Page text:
Autistic footballer realises dream as he joins mainstream team
A football-mad 12-year-old whose autism made playing almost impossible has realised his dream to be in a team.
Evan's condition made communication and being in large groups difficult.
But after joining a special academy at Cwm Wanderers, he has developed to such an extent he is now part of a mainstream side.
Officials at the club in Cwmtwrch, in the Swansea valley, now want to raise £500,000 to help more youngsters.
Meleri Thomas, from the National Autistic Society Cymru, said too many autistic people miss out on playing sport because of a lack of understanding of their condition.
Evan's social and football skills have both improved since he joined Cwm Wanderers' Autism Spectrum Disorders (ASD) academy.
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"Communication has always been a problem and a struggle with him, especially in large groups," said his mum Stephanie Davies.
"Football has always been a massive interest of his, but to find a team that he could actually go to was impossible."
He is now playing every Saturday with children he calls friends, something his mother called "absolutely incredible".
Children from the mainstream side help coach the academy and Evan is the first youngster to integrate into it.
In total, there are 30 under-18s from across south Wales training every week, while there are 60 on a waiting list.
The academy was set up by Andrea Smith, whose son Steffan has autism, in 2017.
She said she wanted to "change the lives of the families and the children that come to the academy" and raise £500,000 in a year to cater for everyone who wants to join.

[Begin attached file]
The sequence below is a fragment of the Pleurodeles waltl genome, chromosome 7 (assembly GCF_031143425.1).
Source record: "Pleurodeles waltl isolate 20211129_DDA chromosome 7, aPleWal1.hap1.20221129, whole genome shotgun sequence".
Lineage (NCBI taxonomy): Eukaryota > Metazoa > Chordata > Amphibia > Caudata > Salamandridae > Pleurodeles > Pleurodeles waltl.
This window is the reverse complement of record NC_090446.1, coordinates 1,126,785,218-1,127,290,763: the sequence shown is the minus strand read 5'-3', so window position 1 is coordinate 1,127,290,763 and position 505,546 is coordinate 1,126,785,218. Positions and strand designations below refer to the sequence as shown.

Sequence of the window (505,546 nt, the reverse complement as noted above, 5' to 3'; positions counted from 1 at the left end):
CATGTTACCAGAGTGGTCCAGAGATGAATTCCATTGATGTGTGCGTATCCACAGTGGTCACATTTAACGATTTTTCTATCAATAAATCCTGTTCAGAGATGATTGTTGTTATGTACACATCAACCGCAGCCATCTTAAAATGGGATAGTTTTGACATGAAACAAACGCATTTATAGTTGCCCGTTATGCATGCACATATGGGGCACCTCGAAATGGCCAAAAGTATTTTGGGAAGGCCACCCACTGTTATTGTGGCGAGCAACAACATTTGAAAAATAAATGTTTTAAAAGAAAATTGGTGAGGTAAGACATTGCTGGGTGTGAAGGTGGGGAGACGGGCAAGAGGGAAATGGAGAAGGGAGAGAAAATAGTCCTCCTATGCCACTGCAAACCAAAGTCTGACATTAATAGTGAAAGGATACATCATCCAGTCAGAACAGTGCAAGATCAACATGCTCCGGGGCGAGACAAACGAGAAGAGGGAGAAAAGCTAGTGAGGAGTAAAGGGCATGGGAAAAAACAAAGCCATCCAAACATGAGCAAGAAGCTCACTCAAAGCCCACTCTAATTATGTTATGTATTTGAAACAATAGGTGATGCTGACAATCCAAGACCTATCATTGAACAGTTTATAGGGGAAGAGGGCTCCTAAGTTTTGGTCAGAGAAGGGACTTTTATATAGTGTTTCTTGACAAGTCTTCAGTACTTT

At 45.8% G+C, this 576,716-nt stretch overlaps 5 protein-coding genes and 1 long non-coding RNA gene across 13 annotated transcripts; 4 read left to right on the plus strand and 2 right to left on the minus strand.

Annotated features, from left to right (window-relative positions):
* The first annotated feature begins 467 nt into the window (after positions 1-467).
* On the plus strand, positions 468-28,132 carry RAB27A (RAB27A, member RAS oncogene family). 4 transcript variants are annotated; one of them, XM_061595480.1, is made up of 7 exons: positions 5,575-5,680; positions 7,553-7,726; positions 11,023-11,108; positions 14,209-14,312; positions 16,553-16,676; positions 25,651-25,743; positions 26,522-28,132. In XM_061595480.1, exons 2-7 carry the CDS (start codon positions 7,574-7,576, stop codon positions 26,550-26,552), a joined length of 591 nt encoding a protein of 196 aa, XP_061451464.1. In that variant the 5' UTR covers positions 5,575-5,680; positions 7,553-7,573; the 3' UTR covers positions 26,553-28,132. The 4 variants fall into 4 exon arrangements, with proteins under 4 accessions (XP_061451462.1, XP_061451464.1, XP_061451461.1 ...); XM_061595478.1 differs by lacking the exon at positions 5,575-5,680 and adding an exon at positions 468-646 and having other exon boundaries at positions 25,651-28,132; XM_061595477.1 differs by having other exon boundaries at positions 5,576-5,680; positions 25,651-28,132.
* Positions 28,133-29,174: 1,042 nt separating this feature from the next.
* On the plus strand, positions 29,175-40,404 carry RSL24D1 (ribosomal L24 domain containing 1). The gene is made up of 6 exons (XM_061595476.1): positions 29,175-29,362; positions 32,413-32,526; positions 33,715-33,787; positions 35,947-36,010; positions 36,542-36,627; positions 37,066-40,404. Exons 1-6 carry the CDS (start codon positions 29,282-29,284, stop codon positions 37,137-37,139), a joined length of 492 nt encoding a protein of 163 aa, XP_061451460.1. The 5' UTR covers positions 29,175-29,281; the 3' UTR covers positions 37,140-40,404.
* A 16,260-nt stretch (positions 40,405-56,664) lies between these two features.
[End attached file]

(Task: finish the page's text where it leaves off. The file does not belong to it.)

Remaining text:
The money would help create an all-weather pitch next to the clubhouse, meaning youngsters could use it all year round.
"We've got a mammoth task within the next 12 months, to raise half a million pounds to turn this pitch into 4G," she said.
"I think for the children, it would mean everything to them as well as the parents and everybody else that participates in Cwm Wanderers."
She is launching a number of initiatives to try and raise the cash.
"Too many autistic children and adults miss out due to a lack of understanding of what it can be like to be autistic and how this could affect someone's experience of sport," said Ms Thomas of the National Autistic Society Cymru.
"For example, some autistic people could have a hypersensitivity to touch and find wearing team bibs physically painful, or struggle to understand instructions if they're not explained in plain language."
She called it "a great local initiative", adding: "Better understanding of autism in sport, and across society, could help transform the lives many autistic people and families in Wales."